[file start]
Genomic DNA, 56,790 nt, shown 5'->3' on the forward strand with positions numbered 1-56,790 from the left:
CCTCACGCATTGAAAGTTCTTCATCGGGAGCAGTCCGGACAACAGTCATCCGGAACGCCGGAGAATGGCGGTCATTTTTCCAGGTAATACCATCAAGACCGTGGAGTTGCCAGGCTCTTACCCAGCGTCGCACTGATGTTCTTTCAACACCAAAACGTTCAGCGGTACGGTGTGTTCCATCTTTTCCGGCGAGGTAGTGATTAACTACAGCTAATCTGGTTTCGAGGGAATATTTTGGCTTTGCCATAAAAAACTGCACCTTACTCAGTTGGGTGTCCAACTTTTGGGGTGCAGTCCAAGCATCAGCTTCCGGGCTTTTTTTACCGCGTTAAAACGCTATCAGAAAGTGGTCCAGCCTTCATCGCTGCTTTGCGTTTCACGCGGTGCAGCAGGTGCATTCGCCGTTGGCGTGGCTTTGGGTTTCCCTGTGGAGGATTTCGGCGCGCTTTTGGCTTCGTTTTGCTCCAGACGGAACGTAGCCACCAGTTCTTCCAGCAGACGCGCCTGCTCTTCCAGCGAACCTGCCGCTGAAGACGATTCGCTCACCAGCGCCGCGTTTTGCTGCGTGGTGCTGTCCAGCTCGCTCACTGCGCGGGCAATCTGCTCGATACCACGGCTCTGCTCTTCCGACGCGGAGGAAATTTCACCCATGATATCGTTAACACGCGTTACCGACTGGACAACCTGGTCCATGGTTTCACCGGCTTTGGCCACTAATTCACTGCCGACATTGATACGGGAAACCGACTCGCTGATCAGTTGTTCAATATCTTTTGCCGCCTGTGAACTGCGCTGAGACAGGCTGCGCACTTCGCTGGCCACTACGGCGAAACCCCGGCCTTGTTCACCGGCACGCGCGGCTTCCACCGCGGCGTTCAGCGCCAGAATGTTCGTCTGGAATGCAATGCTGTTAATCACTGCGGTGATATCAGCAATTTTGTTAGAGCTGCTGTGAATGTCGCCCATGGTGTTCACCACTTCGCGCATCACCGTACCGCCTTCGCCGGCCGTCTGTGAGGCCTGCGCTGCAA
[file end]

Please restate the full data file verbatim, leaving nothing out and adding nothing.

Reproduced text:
Genomic DNA, 56,790 nt, shown 5'->3' on the forward strand with positions numbered 1-56,790 from the left:
CCTCACGCATTGAAAGTTCTTCATCGGGAGCAGTCCGGACAACAGTCATCCGGAACGCCGGAGAATGGCGGTCATTTTTCCAGGTAATACCATCAAGACCGTGGAGTTGCCAGGCTCTTACCCAGCGTCGCACTGATGTTCTTTCAACACCAAAACGTTCAGCGGTACGGTGTGTTCCATCTTTTCCGGCGAGGTAGTGATTAACTACAGCTAATCTGGTTTCGAGGGAATATTTTGGCTTTGCCATAAAAAACTGCACCTTACTCAGTTGGGTGTCCAACTTTTGGGGTGCAGTCCAAGCATCAGCTTCCGGGCTTTTTTTACCGCGTTAAAACGCTATCAGAAAGTGGTCCAGCCTTCATCGCTGCTTTGCGTTTCACGCGGTGCAGCAGGTGCATTCGCCGTTGGCGTGGCTTTGGGTTTCCCTGTGGAGGATTTCGGCGCGCTTTTGGCTTCGTTTTGCTCCAGACGGAACGTAGCCACCAGTTCTTCCAGCAGACGCGCCTGCTCTTCCAGCGAACCTGCCGCTGAAGACGATTCGCTCACCAGCGCCGCGTTTTGCTGCGTGGTGCTGTCCAGCTCGCTCACTGCGCGGGCAATCTGCTCGATACCACGGCTCTGCTCTTCCGACGCGGAGGAAATTTCACCCATGATATCGTTAACACGCGTTACCGACTGGACAACCTGGTCCATGGTTTCACCGGCTTTGGCCACTAATTCACTGCCGACATTGATACGGGAAACCGACTCGCTGATCAGTTGTTCAATATCTTTTGCCGCCTGTGAACTGCGCTGAGACAGGCTGCGCACTTCGCTGGCCACTACGGCGAAACCCCGGCCTTGTTCACCGGCACGCGCGGCTTCCACCGCGGCGTTCAGCGCCAGAATGTTCGTCTGGAATGCAATGCTGTTAATCACTGCGGTGATATCAGCAATTTTGTTAGAGCTGCTGTGAATGTCGCCCATGGTGTTCACCACTTCGCGCATCACCGTACCGCCTTCGCCGGCCGTCTGTGAGGCCTGCGCTGCAA